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I know this might be a very basic question but I've recently started using QTP and am still picking up a few things. For the last couple of hours I've been searching for an answer to this but no luck so far.

My question:
In QTP code we usually write:

Browser("x").Page("y").Navigate("url")

I want to understand where this Browser object is coming from and what exactly are x and y.
1) Is it part of VBScript or is it part of QTP?
2) Also, where can I get complete details about this object structure? I would like to know what else I can write besides "page" and besides "navigate".

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2 Answers 2

In your example, "x" and "y" refer to the logical name in the Object Repository. So to answer question #1, this is part of QTP, not VBScript. The Object Repository is a go-between which maps logical names in your VBScript code from the actual details of identifying an object at runtime. It's just an abstraction.

In general, I suggest getting some formal training on the tool. Training will answer most of your questions regarding this sort of thing. There are also numerous tutorials on the web as well. Lastly, the help guide will walk you through a lot of the basics.

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Thanks for replying. It would be great if someone could point me to a tutorial which explains about "Browser" and "Page". I have spent a lot of time searching for more details on them. –  Mugen Sep 30 '11 at 7:02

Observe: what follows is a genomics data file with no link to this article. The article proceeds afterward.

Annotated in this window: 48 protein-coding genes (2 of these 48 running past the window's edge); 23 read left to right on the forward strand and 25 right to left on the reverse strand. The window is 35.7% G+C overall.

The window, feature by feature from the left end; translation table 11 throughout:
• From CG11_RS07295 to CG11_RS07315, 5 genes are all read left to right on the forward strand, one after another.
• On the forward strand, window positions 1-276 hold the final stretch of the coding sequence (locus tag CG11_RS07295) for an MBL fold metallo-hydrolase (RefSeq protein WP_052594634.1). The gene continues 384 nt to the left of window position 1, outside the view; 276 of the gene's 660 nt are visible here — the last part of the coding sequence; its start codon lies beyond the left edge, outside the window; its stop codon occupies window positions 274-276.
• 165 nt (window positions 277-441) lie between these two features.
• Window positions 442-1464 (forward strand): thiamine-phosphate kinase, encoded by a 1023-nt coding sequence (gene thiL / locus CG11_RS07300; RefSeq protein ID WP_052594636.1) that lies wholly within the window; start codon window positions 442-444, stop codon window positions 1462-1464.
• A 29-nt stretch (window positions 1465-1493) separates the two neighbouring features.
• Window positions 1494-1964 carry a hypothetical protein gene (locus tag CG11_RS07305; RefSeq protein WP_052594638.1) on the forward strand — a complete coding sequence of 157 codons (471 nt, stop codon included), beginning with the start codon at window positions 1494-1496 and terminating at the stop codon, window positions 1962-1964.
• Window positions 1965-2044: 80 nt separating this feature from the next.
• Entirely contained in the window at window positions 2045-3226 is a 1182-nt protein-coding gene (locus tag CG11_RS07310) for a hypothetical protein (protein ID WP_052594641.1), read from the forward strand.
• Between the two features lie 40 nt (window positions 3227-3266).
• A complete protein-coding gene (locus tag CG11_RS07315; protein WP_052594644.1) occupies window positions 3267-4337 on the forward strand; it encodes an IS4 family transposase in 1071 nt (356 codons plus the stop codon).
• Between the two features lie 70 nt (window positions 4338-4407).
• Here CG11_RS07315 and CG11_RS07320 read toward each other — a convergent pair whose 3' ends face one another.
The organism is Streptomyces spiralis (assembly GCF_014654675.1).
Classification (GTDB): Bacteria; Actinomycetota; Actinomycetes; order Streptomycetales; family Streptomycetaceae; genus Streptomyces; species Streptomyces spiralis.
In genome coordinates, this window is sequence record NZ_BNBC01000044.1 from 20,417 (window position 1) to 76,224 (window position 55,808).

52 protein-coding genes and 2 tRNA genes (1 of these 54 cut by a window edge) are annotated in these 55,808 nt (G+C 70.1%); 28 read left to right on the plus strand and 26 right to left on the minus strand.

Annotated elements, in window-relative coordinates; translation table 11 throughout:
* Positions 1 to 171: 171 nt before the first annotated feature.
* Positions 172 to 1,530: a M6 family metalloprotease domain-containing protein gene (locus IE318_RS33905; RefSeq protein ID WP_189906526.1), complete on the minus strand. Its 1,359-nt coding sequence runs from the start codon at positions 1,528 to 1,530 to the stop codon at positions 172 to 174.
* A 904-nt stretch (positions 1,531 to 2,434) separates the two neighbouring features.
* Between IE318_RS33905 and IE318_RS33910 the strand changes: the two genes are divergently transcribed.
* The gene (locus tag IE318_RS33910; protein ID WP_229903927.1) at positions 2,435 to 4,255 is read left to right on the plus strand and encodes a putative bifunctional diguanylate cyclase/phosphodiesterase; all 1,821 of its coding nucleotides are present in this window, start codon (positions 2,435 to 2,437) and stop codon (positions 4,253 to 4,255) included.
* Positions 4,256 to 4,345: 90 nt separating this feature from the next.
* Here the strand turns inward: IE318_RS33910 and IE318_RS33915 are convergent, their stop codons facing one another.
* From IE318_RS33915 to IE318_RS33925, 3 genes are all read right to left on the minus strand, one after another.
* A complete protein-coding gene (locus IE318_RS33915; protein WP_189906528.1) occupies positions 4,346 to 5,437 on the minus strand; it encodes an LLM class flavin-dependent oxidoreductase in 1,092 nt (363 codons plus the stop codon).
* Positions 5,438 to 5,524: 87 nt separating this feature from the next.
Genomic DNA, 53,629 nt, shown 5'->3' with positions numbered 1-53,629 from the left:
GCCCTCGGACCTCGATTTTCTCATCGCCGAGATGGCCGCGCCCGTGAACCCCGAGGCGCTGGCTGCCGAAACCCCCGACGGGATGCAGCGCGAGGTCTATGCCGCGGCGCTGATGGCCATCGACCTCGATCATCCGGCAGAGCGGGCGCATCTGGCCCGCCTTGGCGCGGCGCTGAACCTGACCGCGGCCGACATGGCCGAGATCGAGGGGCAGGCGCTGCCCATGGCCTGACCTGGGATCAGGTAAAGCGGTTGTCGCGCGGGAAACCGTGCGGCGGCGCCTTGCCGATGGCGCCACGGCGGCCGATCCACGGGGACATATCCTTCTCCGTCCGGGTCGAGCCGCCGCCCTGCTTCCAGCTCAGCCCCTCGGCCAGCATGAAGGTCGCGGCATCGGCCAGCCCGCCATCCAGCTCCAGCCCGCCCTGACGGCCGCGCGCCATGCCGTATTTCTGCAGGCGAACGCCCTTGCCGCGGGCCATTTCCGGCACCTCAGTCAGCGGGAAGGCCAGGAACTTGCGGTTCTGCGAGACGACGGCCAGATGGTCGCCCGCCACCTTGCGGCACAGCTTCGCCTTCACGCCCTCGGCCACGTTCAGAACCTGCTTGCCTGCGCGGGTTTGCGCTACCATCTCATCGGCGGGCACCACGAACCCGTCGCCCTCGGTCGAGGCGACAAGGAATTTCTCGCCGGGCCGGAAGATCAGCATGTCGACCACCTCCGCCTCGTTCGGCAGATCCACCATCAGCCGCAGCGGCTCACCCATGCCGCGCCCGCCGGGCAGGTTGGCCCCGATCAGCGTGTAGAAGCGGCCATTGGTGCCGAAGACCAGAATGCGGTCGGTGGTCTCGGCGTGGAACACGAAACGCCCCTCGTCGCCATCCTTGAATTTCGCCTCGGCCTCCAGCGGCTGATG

The Browser test object represents a single tab in a tabbed browser.

When calling the Browser function QTP returns a test object, usually this is the Browser with that name from an associated object repository (as with your "x" example) but it may use descriptive programming to create a new test object.

When calling a subelement of the Browser you have two options (as with all test objects)

  1. Call a method of the test object. The list of methods supported by the test object can be found in QTP's documentation.
  2. A child of the test object from the object repository (or descriptive programming). This is the case in your sample. The children of Browser are almost always Page but Window or other objects can appear (depending on the application you're testing).

The Page test object represents the top level HTML document displayed in the Browser.

BTW, The code snippet you wrote is wrong. Page does not support the Navigate method, Browser does.

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